In my book, I have shared stories of some amazing lawyers with whom I spoke about the next stage in their career/life planning. It was exhilarating to talk to these lawyers and to learn:
- How they went about the process of deciding when to retire (that is if they had the choice)
- How much exploring and planning they did ahead of time, and
- How they determined the next steps for staying involved— “rewiring” or doing something quite different from what they had spent years doing.
There are many similarities and some differences in their approaches. Several interviewees continued to work for their law firm for short periods of time after they retired: some trying to “hold on” and others simply hoping to have all projects completed and in the hands of competent colleagues.
Many interviewees wanted to get involved in doing something “international” whereas others did far too much international travel throughout their careers and did not want any more of those tiring excursions.
A surprisingly large percentage of the interviewees were determined to spend time giving back to local and global communities.
I heard a great deal about the importance of hobbies and how having outside interests facilitates adjustment to this new stage of life. Of course, hobbies ran the gamut, but among the group, music, the arts, and gardening were prominent.
This list is not exhaustive, but does provide some sense of the commonalities these lawyers were experiencing as they made decisions about “rewiring”.
You certainly are aware that retirement is a very complex experience for everyone—an experience characterized by both gains and losses as well as major shifts in identity and routines. While the prospect of retirement conjures up imagines of days free from the demands of work. On the other hand, the idea of leaving the workforce is one that is often fraught with worrisome thoughts and fears. There is often a combination of excitement and anxiety as people approach retirement. The excitement comes from having more free time; the anxiety comes for figuring out what you are going to do with all of the time.
While for many of us the very word “retirement” connotes retreating; for others, “retirement” does not mean “the end” but rather “the beginning”—a time to rewire and refire. It is a time to shift gears and to leave behind some activities while simultaneously moving toward new adventures, new paths, and a new identity.
In this regard, I remember asking one interviewee what prompted her to retire and whether her decision was related to health concerns. She responded with great energy and enthusiasm and said, “No, not because I am in poor health, but because I am in excellent health.”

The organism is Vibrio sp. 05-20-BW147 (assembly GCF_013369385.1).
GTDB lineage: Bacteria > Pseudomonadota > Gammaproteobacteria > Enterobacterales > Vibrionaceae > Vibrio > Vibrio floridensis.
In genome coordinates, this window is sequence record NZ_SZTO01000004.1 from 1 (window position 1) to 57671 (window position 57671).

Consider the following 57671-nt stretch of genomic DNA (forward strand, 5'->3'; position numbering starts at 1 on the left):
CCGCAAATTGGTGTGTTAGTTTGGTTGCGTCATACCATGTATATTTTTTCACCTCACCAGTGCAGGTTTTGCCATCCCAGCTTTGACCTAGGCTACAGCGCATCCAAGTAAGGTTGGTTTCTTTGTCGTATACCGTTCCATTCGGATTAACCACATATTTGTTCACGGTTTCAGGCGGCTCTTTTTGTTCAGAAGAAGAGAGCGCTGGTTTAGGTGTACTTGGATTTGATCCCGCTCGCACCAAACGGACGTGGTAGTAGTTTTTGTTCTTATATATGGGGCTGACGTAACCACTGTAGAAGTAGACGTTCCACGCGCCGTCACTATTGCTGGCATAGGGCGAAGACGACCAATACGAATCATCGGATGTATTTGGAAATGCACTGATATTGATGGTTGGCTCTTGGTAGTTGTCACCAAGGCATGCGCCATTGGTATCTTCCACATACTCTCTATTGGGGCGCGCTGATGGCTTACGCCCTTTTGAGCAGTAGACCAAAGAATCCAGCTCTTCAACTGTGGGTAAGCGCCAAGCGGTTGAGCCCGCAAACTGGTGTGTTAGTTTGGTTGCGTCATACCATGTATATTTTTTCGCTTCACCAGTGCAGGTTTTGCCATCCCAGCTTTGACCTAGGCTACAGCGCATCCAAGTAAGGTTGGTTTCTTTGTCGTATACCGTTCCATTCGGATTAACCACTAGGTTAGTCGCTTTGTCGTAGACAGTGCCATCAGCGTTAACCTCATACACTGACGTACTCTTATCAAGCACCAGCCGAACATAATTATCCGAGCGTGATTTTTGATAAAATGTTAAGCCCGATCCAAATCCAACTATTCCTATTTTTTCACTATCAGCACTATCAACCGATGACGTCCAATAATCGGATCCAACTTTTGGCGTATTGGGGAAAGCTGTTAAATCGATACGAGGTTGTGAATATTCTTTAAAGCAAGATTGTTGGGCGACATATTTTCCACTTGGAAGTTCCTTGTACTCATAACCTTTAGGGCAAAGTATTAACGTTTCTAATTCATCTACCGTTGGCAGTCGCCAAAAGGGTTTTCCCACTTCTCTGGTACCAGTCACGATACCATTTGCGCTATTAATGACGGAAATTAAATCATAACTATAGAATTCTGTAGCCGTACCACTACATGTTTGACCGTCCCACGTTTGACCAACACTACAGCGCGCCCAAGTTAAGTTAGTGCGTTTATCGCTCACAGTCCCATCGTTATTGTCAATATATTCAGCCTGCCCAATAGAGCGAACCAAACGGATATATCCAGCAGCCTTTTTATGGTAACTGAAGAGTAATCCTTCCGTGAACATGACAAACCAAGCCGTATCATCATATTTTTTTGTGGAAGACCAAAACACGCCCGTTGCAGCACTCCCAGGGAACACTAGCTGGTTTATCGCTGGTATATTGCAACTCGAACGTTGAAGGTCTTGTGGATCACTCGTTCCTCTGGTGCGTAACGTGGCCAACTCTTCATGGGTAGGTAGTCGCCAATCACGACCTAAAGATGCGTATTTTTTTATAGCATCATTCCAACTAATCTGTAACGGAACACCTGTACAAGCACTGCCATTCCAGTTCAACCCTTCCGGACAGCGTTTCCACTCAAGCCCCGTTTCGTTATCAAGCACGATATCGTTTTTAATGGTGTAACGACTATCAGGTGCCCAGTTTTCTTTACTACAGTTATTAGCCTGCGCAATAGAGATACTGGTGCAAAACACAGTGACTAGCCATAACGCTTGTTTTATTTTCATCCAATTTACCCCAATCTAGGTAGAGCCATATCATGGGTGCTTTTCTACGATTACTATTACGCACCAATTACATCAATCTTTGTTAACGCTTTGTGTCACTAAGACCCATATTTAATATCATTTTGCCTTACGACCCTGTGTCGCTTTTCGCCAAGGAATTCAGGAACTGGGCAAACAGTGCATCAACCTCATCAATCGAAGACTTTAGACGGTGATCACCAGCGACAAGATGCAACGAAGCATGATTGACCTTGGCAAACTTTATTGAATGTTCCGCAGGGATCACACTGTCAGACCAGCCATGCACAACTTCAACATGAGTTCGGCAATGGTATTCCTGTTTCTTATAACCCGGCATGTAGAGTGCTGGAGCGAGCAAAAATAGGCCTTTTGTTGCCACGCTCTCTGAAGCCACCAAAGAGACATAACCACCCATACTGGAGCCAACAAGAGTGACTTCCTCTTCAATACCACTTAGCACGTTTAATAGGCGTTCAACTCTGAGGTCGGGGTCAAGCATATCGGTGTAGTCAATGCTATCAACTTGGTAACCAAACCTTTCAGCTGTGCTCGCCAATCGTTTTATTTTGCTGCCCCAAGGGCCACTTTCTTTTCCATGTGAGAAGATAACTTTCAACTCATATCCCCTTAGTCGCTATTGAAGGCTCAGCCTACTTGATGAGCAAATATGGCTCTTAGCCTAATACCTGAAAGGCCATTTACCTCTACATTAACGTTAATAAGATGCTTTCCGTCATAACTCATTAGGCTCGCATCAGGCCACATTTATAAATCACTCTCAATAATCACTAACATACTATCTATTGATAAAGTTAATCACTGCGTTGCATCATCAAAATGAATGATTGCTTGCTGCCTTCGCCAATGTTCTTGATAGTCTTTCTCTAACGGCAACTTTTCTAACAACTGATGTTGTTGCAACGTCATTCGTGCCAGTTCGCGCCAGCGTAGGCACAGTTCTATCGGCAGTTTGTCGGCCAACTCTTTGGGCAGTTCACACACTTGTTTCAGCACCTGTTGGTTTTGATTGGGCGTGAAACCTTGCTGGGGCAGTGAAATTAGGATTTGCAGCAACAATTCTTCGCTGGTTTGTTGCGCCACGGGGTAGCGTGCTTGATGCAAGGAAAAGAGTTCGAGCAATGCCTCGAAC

I was quite concerned about another interviewee when I learned that his law firm had an age 60 mandatory retirement policy. I expressed my concern to him, and much to my surprise, learned that he was not at all concerned. He attributed his optimism to having been a high school and college wrestler. He said, “As a wrestler, you give it you all during each period, but when the whistle blows, you move to the side or out of the ring.” When the whistle blew at age 60, he understood and was not worried. “You learn to take these things in stride.”
What constitutes a successful retirement? The question about successful retirement is one that must be answered by each of us individually. Goals and aspirations for your next chapter in life, or the “next rung on the ladder”, will differ dramatically for each of us. These goals will depend upon many factors: our health, family obligations, energy level, financial situation, and our personal styles among other things.
Successful retirement is not an event; it is a process that takes planning, time, and experimentation and can lead to new opportunities and self-fulfillment. Additionally, successful retirement is not simply a laissez-faire acceptance and adjustment to change but rather a proactive creation of a new lifestyle that is productive and emotionally rewarding.
Moreover, successful retirement—regardless of our own unique definition of what constitutes “success”—requires that we monitor our own progress. Two of the interviewees I regard as having succeeded in their retirement are incredibly conscientious about keeping their goals front and center. They make certain that they are accomplishing what they set out to do, and they each hold themselves accountable. As a result, they are truly successful in achieving their own version of a successful retirement. Although he retired quite a few years ago, one of these individuals does not let more than a month go by without reviewing his goals and making certain he is on the path that is right for him. Indeed, he was determined to be as successful in retirement as he was during his active career years, and he has found a way to make it happen.
Recently, I heard from a very close friend, who retired two years ago and is having a great time serving as a docent in one of Washington, DC’s museums—a perfect retirement for my history buff friend. He noted a recent Wall Street Journal article by David Ekerdt and quoted to me, “A busy retirement is absolutely fine. But so is a not-so-busy retirement.” Each of us must determine what we want out of this stage of life, and answers and styles will be different for each one of us. My friend obviously knows me well and knows that for me a “busy retirement” is likely to be my modus operandi.
The interviewees highlighted were actively involved in devising their own successful brand of retirement. How do their stories help you in thinking about what you will create out of the dozens of options available? Are you up for this challenge? Are you motivated to create a plan that you too will feel passionately about?